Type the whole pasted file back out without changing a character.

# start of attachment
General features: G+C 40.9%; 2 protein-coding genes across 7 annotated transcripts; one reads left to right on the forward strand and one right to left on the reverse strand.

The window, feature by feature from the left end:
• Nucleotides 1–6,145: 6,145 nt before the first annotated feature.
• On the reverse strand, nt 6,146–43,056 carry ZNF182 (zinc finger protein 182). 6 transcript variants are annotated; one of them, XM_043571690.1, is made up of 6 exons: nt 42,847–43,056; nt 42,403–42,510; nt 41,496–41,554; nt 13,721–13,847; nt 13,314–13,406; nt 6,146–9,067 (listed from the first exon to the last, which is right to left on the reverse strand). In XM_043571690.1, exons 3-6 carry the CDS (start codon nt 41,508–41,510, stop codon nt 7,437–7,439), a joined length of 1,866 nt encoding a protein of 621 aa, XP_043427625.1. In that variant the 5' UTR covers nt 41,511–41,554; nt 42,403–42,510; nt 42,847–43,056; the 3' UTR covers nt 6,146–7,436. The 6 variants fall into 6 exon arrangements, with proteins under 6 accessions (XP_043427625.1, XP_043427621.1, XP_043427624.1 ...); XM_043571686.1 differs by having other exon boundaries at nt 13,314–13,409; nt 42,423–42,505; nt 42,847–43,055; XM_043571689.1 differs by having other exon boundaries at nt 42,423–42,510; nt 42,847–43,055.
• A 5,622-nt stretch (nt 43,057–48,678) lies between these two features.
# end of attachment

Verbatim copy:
General features: G+C 40.9%; 2 protein-coding genes across 7 annotated transcripts; one reads left to right on the forward strand and one right to left on the reverse strand.

The window, feature by feature from the left end:
• Nucleotides 1–6,145: 6,145 nt before the first annotated feature.
• On the reverse strand, nt 6,146–43,056 carry ZNF182 (zinc finger protein 182). 6 transcript variants are annotated; one of them, XM_043571690.1, is made up of 6 exons: nt 42,847–43,056; nt 42,403–42,510; nt 41,496–41,554; nt 13,721–13,847; nt 13,314–13,406; nt 6,146–9,067 (listed from the first exon to the last, which is right to left on the reverse strand). In XM_043571690.1, exons 3-6 carry the CDS (start codon nt 41,508–41,510, stop codon nt 7,437–7,439), a joined length of 1,866 nt encoding a protein of 621 aa, XP_043427625.1. In that variant the 5' UTR covers nt 41,511–41,554; nt 42,403–42,510; nt 42,847–43,056; the 3' UTR covers nt 6,146–7,436. The 6 variants fall into 6 exon arrangements, with proteins under 6 accessions (XP_043427625.1, XP_043427621.1, XP_043427624.1 ...); XM_043571686.1 differs by having other exon boundaries at nt 13,314–13,409; nt 42,423–42,505; nt 42,847–43,055; XM_043571689.1 differs by having other exon boundaries at nt 42,423–42,510; nt 42,847–43,055.
• A 5,622-nt stretch (nt 43,057–48,678) lies between these two features.